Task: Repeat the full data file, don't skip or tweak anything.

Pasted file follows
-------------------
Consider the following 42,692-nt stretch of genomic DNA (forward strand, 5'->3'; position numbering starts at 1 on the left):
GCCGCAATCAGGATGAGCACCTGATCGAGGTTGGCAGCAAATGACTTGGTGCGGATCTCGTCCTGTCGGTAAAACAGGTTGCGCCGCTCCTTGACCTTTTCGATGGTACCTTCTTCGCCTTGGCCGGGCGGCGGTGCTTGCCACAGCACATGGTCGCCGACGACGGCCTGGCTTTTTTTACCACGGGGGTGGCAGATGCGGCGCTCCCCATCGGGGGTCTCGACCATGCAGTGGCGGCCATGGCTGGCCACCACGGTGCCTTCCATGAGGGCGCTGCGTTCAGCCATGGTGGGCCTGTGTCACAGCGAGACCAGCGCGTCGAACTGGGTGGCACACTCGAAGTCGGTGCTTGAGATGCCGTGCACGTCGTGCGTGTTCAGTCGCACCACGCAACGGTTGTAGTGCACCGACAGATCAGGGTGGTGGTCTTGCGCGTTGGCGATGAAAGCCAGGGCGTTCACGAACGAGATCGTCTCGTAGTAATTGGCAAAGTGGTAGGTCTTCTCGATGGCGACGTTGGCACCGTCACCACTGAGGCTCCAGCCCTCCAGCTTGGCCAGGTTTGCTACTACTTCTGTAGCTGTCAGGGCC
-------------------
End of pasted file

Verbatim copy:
Consider the following 42,692-nt stretch of genomic DNA (forward strand, 5'->3'; position numbering starts at 1 on the left):
GCCGCAATCAGGATGAGCACCTGATCGAGGTTGGCAGCAAATGACTTGGTGCGGATCTCGTCCTGTCGGTAAAACAGGTTGCGCCGCTCCTTGACCTTTTCGATGGTACCTTCTTCGCCTTGGCCGGGCGGCGGTGCTTGCCACAGCACATGGTCGCCGACGACGGCCTGGCTTTTTTTACCACGGGGGTGGCAGATGCGGCGCTCCCCATCGGGGGTCTCGACCATGCAGTGGCGGCCATGGCTGGCCACCACGGTGCCTTCCATGAGGGCGCTGCGTTCAGCCATGGTGGGCCTGTGTCACAGCGAGACCAGCGCGTCGAACTGGGTGGCACACTCGAAGTCGGTGCTTGAGATGCCGTGCACGTCGTGCGTGTTCAGTCGCACCACGCAACGGTTGTAGTGCACCGACAGATCAGGGTGGTGGTCTTGCGCGTTGGCGATGAAAGCCAGGGCGTTCACGAACGAGATCGTCTCGTAGTAATTGGCAAAGTGGTAGGTCTTCTCGATGGCGACGTTGGCACCGTCACCACTGAGGCTCCAGCCCTCCAGCTTGGCCAGGTTTGCTACTACTTCTGTAGCTGTCAGGGCC